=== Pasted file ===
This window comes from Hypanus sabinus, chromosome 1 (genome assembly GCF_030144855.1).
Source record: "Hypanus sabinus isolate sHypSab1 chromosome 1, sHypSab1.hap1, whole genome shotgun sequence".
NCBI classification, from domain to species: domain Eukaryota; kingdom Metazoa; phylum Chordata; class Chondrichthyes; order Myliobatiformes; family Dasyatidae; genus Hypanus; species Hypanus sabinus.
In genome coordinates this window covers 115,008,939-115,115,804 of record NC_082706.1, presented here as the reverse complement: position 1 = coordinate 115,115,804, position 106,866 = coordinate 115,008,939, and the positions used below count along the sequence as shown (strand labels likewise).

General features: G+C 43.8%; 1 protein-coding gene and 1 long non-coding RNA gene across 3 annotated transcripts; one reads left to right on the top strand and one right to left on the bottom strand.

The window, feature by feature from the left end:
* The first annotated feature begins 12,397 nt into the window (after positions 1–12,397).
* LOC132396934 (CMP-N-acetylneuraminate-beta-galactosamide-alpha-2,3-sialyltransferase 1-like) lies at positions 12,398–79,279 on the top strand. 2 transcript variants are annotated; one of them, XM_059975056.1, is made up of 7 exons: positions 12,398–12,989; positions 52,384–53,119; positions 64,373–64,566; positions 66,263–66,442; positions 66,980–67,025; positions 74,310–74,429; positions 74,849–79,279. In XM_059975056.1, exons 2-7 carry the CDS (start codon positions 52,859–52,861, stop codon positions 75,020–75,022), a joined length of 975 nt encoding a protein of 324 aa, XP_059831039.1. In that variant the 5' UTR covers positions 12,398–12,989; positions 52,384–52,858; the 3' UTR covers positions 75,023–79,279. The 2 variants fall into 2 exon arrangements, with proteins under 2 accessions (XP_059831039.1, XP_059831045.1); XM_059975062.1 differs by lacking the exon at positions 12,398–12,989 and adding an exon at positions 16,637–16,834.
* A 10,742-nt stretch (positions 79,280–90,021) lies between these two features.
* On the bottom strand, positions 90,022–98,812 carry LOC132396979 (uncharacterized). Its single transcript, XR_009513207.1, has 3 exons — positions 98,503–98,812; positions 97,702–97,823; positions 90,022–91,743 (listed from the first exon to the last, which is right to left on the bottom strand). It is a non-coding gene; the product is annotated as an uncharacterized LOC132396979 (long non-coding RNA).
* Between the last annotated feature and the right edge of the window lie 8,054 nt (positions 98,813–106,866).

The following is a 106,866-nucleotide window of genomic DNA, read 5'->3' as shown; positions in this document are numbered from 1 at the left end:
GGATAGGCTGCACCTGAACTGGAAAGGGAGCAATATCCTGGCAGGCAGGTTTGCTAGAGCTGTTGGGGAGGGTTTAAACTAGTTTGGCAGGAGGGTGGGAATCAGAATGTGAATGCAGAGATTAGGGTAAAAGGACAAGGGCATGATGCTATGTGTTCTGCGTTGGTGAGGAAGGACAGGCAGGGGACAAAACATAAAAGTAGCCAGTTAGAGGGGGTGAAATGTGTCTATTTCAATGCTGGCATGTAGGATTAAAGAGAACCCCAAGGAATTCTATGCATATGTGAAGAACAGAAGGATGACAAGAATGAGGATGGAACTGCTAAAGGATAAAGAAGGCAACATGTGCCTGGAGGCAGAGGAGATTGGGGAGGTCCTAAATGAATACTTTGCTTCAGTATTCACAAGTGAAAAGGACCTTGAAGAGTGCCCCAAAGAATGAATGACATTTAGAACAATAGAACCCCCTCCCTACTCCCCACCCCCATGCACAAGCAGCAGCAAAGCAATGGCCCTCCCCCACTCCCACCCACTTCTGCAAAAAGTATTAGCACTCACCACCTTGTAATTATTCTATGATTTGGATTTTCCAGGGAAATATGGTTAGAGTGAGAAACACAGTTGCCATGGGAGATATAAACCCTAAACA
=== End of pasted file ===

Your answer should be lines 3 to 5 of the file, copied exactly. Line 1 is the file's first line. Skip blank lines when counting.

NCBI classification, from domain to species: domain Eukaryota; kingdom Metazoa; phylum Chordata; class Chondrichthyes; order Myliobatiformes; family Dasyatidae; genus Hypanus; species Hypanus sabinus.
In genome coordinates this window covers 115,008,939-115,115,804 of record NC_082706.1, presented here as the reverse complement: position 1 = coordinate 115,115,804, position 106,866 = coordinate 115,008,939, and the positions used below count along the sequence as shown (strand labels likewise).

General features: G+C 43.8%; 1 protein-coding gene and 1 long non-coding RNA gene across 3 annotated transcripts; one reads left to right on the top strand and one right to left on the bottom strand.